This recipe from Sandra Lee’s Semi-Homemade Meals is actually called Spicy Peanut Noodles, but it’s basically a variation on Pad Thai.

As usual, Sandra’s recipes are a breeze to make. I failed miserably at trying to make a custard pudding recently and writing about this recipe renews my self-confidence in the world of cooking.

My custard still tasted ok, but it would have been delicious if the consistency was right.

Sandra, thankfully, gives you little room to fail. She gently holds your hand through every recipe in this book. I haven’t failed a recipe of hers yet.

Let’s keep our fingers crossed though. You never know.

What you’ll need

  • 8 ounces of soba noodles
  • 3/4 cup of peanut butter
  • 1/2 cup of reduced sodium chicken broth
  • 3 tablespoons of honey
  • 2 tablespoons of dark sesame oil
  • 2 tablespoons of soy sauce
  • 2 teaspoons of Thai seasoning
  • 1/2 teaspoon of red pepper flakes
  • 1/4 cup of peanuts, chopped
  • 1 scallion, sliced diagonally

The first step is to boil the soba noodles. This isn’t hard. Just boil some water and cook the noodles for 4-5 minutes. Drain the water when it’s ready, cool the noodles, and set aside.

The next step is to prepare your peanut butter sauce by whisking the peanut butter with the chicken broth, honey, sesame oil, soy sauce, Thai seasoning, and the red pepper flakes.

When everything is whisked together, just pour on top of the noodles, sprinkle some peanuts and scallions and you’re good to go!

This was so much easier to make than my custard pudding dish, let me tell you! I feel slightly redeemed. Don’t feel sorry for me though. I’m not down for the count. I’m gonna get right back up and knock that pudding senseless.

When I do, you’ll all hear about it.

For now though, look at this deliciousness.

IMG_0053

Peanut Butter and Noodles

 

Fish Cakes or the Optimist’s Crab Cake

Fish cakes, they’re like crab cakes only with fish.

They kind of look like meat patties.

This recipe is from The Everything Thai Cookbook. 

I like to imagine there’s some sort of optimist club or new age group out there that feels crab cakes invoke too many negative emotions with their crabbiness so they have to substitute with fish. That’s just my quirky imagination, though.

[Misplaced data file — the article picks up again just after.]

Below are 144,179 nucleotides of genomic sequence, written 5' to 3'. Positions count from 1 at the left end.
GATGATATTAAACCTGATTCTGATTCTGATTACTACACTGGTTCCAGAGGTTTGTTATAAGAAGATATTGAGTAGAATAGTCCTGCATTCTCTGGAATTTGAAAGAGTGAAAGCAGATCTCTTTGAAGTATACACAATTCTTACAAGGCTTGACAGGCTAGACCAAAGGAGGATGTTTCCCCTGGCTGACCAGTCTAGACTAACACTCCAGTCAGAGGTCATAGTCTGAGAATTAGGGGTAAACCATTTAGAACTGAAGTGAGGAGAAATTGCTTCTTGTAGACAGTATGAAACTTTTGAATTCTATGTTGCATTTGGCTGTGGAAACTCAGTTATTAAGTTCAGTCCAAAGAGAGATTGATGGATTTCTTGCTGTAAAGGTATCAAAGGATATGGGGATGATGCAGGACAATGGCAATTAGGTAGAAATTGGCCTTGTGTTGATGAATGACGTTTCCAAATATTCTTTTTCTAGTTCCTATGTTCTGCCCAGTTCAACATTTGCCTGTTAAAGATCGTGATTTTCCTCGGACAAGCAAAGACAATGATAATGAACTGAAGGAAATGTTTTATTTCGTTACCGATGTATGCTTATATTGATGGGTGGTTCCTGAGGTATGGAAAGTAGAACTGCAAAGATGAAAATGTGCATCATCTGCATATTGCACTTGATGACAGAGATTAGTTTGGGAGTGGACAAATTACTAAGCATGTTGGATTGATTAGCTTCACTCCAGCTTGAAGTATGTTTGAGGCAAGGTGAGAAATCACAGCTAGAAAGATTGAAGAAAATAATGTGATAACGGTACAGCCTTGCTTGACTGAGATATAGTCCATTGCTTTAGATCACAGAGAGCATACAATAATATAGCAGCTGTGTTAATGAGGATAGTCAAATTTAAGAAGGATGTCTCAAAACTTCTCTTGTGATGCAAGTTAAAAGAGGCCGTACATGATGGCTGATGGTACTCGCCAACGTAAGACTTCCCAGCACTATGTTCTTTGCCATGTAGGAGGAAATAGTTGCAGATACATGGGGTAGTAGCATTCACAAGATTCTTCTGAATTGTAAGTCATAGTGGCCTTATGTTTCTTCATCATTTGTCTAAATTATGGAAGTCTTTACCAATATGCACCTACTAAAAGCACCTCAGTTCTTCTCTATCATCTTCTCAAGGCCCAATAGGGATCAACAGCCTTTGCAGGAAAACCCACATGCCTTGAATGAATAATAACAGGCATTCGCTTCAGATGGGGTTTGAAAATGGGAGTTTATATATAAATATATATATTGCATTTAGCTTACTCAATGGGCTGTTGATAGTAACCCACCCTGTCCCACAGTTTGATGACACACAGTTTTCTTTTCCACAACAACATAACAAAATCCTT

What else do you want me to say? I’m just going to list the ingredients now, ok?

What you’ll need.

  • 1/4 cup of chopped shallots
  • 1/4 cup of chopped garlic
  • 1/4 cup of chopped lemongrass, inner portion only
  • 1 tablespoon of chopped ginger
  • 1/2 teaspoon of peppercorns
  • 1 teaspoon of grated lime peel
  • 1 tablespoon of shrimp paste
  • 5-10 dried chilies, seeded, soaked, and shredded
  • 1/2 teaspoon of salt
  • 1 pound of boneless whitefish steak, minced
  • 1 egg, beaten
  • 1/2 pound of French beans, trimmed and finely chopped.
  • Vegetable oil

The first step, is to get your handy dandy food processor out and grind up the shallots, garlic, lemongrass, ginger, peppercorns, lime peel, shrimp paste, chilies, and salt. Blend til you get a smooth operating paste.

Once properly smoothed, add your fish to the food processor and mix until it matches the paste consistency. Finally add the egg to this food processor mixture.

When all of these elements have been combined, switch over to a mixing bowl and stir in the green beans for more mixing.

We are now ready to make our patties. Do so, by spooning a tablespoon’s worth of the mixture and forming that into a round cake. Repeat this process until all of the mixture is used up.

The final step is to fry the patties and to do so, we need to heat 1/8 to a 1/4 inch of vegetable oil over medium heat. Once you reach a temperature of 350, fry the fish cakes until golden.

Pat the grease out with a paper towel once fried and then you are ready to eat!

IMG_0001

Positive thinking pescetarian cake

It looks like chicken doesn’t it? It kind of tastes like chicken too. I would say that’s odd but everything tastes like chicken, except beef and pork. That’s the real oddity there. Why does that meat taste so different? Are they more bold?

These thoughts actually kind of bother me, because I love animals, but I also like eating some of them. Now I feel like a jerk!